(NEW YORK) — As Tropical Storm Isaac grazed the Florida Keys with less force than was feared, hurricane warnings have been issued for the Gulf Coast from Central Louisiana to the Florida panhandle with Alabama, Mississippi and Louisiana declaring state of emergencies ahead of the storm’s landfall.
Isaac is expected to strengthen to a weak Category 2 or Category 1 hurricane before making landfall along the Gulf Coast by Tuesday night/Wednesday morning, according to the National Hurricane Center. Hurricane warnings were issued from east of Morgan City, La. — which includes New Orleans — to Destin, Fla.
If it hits the Gulf Coast Wednesday morning, as forecasters said is possible, it would come on the seventh anniversary of Hurricane Katrina, which killed hundreds of people and flooded 80 percent of New Orleans.
New Orleans Mayor Mitch Landrieu admitted anxiety levels are high.
“The timing of this storm coming on, as fate would have it, the anniversary of Katrina, has everybody in a state and sense of alertness and that is a good thing,” he said Sunday.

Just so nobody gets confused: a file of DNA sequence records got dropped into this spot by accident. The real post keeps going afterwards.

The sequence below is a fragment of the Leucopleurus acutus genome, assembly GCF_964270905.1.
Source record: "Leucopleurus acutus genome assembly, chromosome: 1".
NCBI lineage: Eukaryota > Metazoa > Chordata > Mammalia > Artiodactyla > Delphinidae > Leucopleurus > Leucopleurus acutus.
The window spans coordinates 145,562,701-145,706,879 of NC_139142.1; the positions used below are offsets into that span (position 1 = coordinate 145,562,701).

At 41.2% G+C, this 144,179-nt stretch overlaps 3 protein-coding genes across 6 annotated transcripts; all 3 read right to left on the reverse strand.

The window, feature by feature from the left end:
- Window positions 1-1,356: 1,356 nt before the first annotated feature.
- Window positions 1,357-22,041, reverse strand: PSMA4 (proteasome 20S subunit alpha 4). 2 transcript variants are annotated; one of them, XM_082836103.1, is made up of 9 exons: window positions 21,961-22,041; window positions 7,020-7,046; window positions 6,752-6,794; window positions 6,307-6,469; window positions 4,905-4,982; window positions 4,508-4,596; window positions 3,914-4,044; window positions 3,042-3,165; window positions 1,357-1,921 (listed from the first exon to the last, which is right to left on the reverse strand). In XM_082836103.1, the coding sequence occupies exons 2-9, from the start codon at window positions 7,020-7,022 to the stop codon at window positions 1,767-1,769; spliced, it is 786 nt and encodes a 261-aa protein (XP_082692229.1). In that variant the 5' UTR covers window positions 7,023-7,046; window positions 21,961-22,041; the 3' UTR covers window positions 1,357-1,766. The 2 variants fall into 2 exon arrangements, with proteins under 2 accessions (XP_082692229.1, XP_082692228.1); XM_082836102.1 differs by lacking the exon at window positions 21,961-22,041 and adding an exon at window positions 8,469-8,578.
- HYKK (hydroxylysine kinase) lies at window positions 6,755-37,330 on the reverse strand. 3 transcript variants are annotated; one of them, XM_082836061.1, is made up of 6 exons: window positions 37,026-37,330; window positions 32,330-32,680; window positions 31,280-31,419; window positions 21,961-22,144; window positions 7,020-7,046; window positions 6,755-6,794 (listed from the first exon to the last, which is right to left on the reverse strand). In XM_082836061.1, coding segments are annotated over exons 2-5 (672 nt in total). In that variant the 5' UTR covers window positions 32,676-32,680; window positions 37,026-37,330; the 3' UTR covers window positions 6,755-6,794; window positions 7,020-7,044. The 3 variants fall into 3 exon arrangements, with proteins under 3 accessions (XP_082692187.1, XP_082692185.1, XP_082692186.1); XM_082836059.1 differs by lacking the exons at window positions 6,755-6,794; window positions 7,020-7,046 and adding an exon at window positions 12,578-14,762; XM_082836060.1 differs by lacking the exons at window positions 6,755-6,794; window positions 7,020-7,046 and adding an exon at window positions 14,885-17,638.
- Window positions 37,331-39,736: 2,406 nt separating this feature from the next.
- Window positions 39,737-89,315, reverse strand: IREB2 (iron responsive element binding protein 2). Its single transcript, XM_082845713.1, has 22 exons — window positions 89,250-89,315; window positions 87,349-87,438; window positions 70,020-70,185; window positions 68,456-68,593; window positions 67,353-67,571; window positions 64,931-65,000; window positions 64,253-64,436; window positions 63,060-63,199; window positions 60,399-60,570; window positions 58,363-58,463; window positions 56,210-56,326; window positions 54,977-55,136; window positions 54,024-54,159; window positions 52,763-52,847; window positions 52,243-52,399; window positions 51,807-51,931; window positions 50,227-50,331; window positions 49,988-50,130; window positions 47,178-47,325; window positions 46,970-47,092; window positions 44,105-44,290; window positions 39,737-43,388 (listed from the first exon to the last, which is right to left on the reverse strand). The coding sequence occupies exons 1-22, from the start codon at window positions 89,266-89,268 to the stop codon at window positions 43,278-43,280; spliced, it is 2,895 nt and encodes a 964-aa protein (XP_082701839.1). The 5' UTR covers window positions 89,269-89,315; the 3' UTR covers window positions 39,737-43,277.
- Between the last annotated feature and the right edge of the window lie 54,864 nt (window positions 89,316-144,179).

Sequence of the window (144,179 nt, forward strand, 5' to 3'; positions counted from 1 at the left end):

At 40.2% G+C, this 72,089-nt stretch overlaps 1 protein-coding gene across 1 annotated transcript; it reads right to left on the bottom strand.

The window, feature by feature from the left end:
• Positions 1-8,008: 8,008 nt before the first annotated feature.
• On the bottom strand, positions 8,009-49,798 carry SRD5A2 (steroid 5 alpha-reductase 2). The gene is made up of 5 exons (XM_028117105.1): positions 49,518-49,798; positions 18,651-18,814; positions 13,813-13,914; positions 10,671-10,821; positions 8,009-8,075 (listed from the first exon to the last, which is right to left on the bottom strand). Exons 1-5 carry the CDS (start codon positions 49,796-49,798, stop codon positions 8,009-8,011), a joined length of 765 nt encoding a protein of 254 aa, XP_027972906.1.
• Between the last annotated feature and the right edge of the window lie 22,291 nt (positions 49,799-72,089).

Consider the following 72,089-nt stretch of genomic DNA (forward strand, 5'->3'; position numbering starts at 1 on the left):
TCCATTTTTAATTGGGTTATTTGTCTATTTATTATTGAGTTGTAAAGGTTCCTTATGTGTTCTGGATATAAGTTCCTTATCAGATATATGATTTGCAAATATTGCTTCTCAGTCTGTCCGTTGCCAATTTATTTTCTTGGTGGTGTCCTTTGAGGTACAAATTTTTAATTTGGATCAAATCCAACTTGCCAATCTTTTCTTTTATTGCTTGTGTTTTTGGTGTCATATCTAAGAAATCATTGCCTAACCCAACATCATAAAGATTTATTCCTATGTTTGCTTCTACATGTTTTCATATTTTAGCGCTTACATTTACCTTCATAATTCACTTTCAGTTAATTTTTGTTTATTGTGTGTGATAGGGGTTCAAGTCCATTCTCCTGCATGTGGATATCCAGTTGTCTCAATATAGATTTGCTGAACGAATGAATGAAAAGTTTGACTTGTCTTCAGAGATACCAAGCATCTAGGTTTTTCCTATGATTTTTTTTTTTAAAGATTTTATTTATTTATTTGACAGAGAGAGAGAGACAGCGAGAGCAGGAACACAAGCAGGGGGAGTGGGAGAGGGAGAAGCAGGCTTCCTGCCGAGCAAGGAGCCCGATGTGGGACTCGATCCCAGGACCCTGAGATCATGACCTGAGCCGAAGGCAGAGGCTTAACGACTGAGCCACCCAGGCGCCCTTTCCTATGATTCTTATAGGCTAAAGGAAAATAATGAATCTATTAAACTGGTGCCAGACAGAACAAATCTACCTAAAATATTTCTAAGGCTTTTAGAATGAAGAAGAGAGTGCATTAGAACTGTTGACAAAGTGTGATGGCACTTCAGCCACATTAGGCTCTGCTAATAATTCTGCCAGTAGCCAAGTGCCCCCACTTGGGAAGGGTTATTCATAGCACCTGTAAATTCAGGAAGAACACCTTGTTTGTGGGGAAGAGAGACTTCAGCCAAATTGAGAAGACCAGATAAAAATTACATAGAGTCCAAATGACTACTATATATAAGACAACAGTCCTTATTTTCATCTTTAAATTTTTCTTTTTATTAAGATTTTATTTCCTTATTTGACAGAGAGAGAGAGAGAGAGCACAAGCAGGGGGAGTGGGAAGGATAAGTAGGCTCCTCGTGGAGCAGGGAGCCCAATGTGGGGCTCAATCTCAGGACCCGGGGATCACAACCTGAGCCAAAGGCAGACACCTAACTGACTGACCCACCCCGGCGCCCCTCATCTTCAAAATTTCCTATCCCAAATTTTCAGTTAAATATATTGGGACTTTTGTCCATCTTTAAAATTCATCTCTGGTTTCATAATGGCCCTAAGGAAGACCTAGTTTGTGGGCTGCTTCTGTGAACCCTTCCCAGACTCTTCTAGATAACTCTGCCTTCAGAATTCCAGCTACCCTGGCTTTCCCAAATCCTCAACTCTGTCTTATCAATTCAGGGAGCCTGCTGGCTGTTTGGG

Louisiana Gov. Bobby Jindal declared a state of emergency and said he’s “strongly advising” people in low lying areas of coastal Louisiana to evacuate ahead of the storm.
“There is a 70 to 80 percent chance we’ll have tropical storm winds in southeast Louisiana and again as it moves west you’ll see more of our state could potentially be covered, by those wind warnings,” Jindal said on Sunday.
As of 11 p.m. EST Sunday, Isaac’s winds were whipping at 65 mph and expected to strengthen as it moves over the eastern part of the Gulf of Mexico. The center of the storm is about 110 miles west, southwest of the Florida Keys, according to the National Hurricane Center. To be considered a Category 1 hurricane, winds have to be 74 mph or higher.
“With winds of that strength, one of the greatest concerns is storm surge, where the water will be moving ashore, blown in by the winds,” said Ed Rappaport, forecaster with the National Hurricane Center.
Since the storm is apparently moving further west, the Tampa Bay area is not expected to be affected as much as was previously thought. Fears that Isaac would pound Tampa, Fla., on Monday led GOP officials to decide to postpone the start of the Republican National Convention, which was scheduled to begin on Monday.
A tropical storm warning is still in effect for Tampa Bay and Miami.
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